D.C. to Enact Remaining Tax Cuts After Projection of Large Recurring Surplus
February 28, 2017
All remaining tax cuts from the District of Columbia tax reform package passed in 2014 will take effect on January 1, 2018. An updated revenue estimate projects a sufficient recurring surplus to permit the increase of the standard deduction, personal exemption, and estate tax exemption level to federal conformity, and the reduction of the business tax from 9 percent to 8.25 percent.
Some people still don’t believe us when we say the District of Columbia passed bipartisan tax reform in 2014. Income taxes went down for middle-income earners and those earning up to $1 million, and all taxpayers are seeing more generous standard deductions and personal exemptions that will eventually match the federal level (as will the estate tax exemption level). Childless low-income workers see a larger Earned Income Tax Credit (EITC), from 40 percent of the federal credit to 100 percent of the federal credit. The District’s hefty business tax is dropping from 9.975 percent to 8.25 percent, and the District adopted single sales factor apportionment. Some services lost their exemptions and have to collect general sales tax like all other businesses, and some little-used business credits were repealed.
Strange political bedfellows came together to make it happen. An Urban Institute panel featuring speakers from the D.C. Fiscal Policy Institute and the Tax Policy Center highlighted elements of the tax package, which were developed by a blue ribbon tax reform commission. The Institute for Taxation and Economic Policy (ITEP) praised it as a good progressive reform. The National Taxpayers Union (NTU) called it “pro-growth reform done the right way.” Grover Norquist’s Americans for Tax Reform called it historic and applauded the tax relief. Scholars from the Cato Institute, Vox.com, the Center on Budget and Policy Priorities (CBPP), and Citizens for Tax Justice (CTJ) chimed in with positive statements.
On the coming together of groups that often disagree, The Daily Caller said hell had frozen over but themselves said “hats off” to the D.C. Council for enacting the package. Moody’s, Fitch, and Standard & Poor’s said the package reduced revenue in a manageable way and was not a credit concern. We at the Tax Foundation gave an award to D.C. Council Chair Phil Mendelson for his leadership on the reform.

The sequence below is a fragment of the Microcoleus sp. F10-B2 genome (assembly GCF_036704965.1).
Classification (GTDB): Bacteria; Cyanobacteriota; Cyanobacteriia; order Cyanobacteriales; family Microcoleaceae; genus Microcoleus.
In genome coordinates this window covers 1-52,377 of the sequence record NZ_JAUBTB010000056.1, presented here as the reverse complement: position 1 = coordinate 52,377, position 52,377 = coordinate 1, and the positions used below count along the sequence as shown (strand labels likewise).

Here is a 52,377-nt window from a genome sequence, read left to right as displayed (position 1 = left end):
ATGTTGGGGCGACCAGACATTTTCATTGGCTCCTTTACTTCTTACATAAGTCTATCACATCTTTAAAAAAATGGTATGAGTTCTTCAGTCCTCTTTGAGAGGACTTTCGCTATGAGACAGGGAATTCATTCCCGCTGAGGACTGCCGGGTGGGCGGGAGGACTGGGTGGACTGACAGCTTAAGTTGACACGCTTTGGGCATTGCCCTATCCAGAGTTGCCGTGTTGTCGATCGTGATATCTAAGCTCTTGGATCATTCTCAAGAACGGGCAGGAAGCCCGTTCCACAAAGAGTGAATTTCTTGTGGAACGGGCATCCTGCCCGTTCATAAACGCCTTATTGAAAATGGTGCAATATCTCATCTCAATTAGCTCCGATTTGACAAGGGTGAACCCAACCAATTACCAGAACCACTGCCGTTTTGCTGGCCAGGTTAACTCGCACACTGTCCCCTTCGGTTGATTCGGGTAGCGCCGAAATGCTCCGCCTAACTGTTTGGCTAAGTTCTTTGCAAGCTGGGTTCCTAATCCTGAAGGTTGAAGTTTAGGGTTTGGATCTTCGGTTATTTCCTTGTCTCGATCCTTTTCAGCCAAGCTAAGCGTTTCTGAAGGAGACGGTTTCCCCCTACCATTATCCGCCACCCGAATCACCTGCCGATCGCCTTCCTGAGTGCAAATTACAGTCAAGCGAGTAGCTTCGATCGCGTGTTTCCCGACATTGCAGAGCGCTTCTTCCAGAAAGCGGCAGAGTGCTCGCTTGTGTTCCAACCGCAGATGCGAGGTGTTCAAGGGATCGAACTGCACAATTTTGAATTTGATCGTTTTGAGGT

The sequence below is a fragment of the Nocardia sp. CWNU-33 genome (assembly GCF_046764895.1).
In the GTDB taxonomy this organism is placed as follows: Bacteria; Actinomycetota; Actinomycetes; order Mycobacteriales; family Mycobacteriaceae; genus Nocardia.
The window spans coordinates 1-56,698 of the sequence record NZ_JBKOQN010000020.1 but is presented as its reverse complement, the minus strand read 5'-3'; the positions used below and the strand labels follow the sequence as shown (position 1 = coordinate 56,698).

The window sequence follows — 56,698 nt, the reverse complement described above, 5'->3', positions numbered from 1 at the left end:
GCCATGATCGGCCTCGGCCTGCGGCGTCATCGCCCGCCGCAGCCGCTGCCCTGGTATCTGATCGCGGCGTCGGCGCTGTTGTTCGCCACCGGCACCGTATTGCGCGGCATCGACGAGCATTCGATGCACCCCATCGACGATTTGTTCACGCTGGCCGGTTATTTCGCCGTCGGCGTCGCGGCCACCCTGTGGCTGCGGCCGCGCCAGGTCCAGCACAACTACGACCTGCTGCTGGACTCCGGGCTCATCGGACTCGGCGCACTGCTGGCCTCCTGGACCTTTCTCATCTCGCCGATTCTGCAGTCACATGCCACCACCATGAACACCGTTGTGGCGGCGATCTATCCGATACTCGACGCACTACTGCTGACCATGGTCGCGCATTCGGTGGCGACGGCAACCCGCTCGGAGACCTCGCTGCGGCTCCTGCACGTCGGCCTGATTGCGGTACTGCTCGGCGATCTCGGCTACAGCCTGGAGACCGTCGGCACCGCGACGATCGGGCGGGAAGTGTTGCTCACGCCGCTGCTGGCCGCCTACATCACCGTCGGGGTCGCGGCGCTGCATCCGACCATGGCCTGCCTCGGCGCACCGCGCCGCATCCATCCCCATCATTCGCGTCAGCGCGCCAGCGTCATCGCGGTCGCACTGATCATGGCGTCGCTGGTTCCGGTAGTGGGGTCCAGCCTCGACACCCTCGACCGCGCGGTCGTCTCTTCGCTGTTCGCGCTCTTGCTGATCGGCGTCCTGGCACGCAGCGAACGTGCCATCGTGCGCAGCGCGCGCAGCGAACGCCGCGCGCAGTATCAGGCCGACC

The package was broken up into 26 discrete parts, the first nine taking effect immediately and the remaining 17 to take effect in ordered stages based on recurring revenue growth. This is because D.C. takes its fiscal solvency very seriously (a hangover of the District’s insolvency of the 1990s); D.C. does better than most states on the health of its reserve and rainy day funds. Each February, the Chief Financial Officer calculates a new revenue projection and compares it to the revenue projected when the budget is adopted; if it’s more, the surplus money is used to enact further items on the list, to take effect the following year. That report found that D.C. projects FY 2017 revenue of $7.355 billion, $221 million above the budget projection of $7.134 billion. Future year surpluses range from $175 million and up. The remaining tax reform package elements total $100.3 million, so the recurring surplus is sufficient for all remaining items to take effect next calendar year (with remaining money left over).
The table below shows the full list of implemented and not-yet-implemented provisions of the 2014 tax package:
|Provision||Status||Estimated Revenue Reduction ($millions, FY 2018)|
|Source: D.C. Code; D.C. Office of the Chief Financial Officer. FY 2018 reflect only three of four quarters in FY 2018, as the changes would take effect on January 1.|
|(1) Establish a new individual income tax bracket of $40,000 to $60,000, reducing rates from 8.5% to 7.0%||Implemented January 2015||N/A|
|(2) Expand the local earned income tax credit (EITC) to childless workers||Implemented January 2015||N/A|
|(3) Raise the standard deduction to $5,200 for singles and $8,350 for married residents||Implemented January 2015||N/A|
|(4) Eliminate certain tax expenditures||Implemented January 2015||N/A|
|(5) Expand the general sales tax to certain services||Implemented October 2014||N/A|
|(6) Phase out the personal exemption by 2% for each $2,500 above $150,000 with a complete phaseout at $275,000||Implemented January 2015||N/A|
|(7) Exempt passive investment vehicles from the unincorporated business franchise tax||Implemented January 2015||N/A|
|(8) Reduce the unincorporated and incorporated business franchise tax from 9.975% to 9.4%||Implemented January 2015||N/A|
|(9) Change franchise tax apportionment to single-weighted sales formula||Implemented January 2015||N/A|
|(1) Reduce the rate on the new individual income tax middle bracket of $40,000-$60,000 from 7.0% to 6.75%||Implemented January 2016||N/A|
|(2) Create new individual income tax brackets of $350,000 to $1 million at 8.75% and in excess of $1 million at 8.95%||Implemented January 2016||N/A|
|(3) Reduce the unincorporated and incorporated business franchise tax from 9.4% to 9.2%;||Implemented January 2016||N/A|